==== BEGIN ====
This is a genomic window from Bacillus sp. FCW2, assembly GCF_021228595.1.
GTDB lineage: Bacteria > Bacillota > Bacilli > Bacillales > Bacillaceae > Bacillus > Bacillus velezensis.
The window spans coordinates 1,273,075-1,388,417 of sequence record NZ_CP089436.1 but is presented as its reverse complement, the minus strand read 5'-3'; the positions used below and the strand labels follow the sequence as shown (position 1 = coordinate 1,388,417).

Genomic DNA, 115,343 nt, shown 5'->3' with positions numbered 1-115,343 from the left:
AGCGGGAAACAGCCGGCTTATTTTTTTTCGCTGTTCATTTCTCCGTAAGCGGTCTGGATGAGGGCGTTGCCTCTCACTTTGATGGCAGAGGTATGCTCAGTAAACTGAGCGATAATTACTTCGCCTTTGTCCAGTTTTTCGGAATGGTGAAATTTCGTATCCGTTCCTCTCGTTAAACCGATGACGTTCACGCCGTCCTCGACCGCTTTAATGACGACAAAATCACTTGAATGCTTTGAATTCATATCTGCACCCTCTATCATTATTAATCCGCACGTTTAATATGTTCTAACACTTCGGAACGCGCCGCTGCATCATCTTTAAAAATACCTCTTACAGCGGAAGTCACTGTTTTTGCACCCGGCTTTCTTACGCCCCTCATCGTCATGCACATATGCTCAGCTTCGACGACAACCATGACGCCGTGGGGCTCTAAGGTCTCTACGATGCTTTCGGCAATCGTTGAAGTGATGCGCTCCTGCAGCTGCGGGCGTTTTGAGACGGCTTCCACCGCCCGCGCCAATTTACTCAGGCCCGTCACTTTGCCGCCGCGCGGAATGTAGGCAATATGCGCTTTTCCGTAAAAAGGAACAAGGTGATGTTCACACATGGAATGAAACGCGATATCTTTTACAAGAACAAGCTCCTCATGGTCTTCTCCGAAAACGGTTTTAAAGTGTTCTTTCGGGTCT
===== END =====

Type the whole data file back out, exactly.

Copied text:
This is a genomic window from Bacillus sp. FCW2, assembly GCF_021228595.1.
GTDB lineage: Bacteria > Bacillota > Bacilli > Bacillales > Bacillaceae > Bacillus > Bacillus velezensis.
The window spans coordinates 1,273,075-1,388,417 of sequence record NZ_CP089436.1 but is presented as its reverse complement, the minus strand read 5'-3'; the positions used below and the strand labels follow the sequence as shown (position 1 = coordinate 1,388,417).

Genomic DNA, 115,343 nt, shown 5'->3' with positions numbered 1-115,343 from the left:
AGCGGGAAACAGCCGGCTTATTTTTTTTCGCTGTTCATTTCTCCGTAAGCGGTCTGGATGAGGGCGTTGCCTCTCACTTTGATGGCAGAGGTATGCTCAGTAAACTGAGCGATAATTACTTCGCCTTTGTCCAGTTTTTCGGAATGGTGAAATTTCGTATCCGTTCCTCTCGTTAAACCGATGACGTTCACGCCGTCCTCGACCGCTTTAATGACGACAAAATCACTTGAATGCTTTGAATTCATATCTGCACCCTCTATCATTATTAATCCGCACGTTTAATATGTTCTAACACTTCGGAACGCGCCGCTGCATCATCTTTAAAAATACCTCTTACAGCGGAAGTCACTGTTTTTGCACCCGGCTTTCTTACGCCCCTCATCGTCATGCACATATGCTCAGCTTCGACGACAACCATGACGCCGTGGGGCTCTAAGGTCTCTACGATGCTTTCGGCAATCGTTGAAGTGATGCGCTCCTGCAGCTGCGGGCGTTTTGAGACGGCTTCCACCGCCCGCGCCAATTTACTCAGGCCCGTCACTTTGCCGCCGCGCGGAATGTAGGCAATATGCGCTTTTCCGTAAAAAGGAACAAGGTGATGTTCACACATGGAATGAAACGCGATATCTTTTACAAGAACAAGCTCCTCATGGTCTTCTCCGAAAACGGTTTTAAAGTGTTCTTTCGGGTCT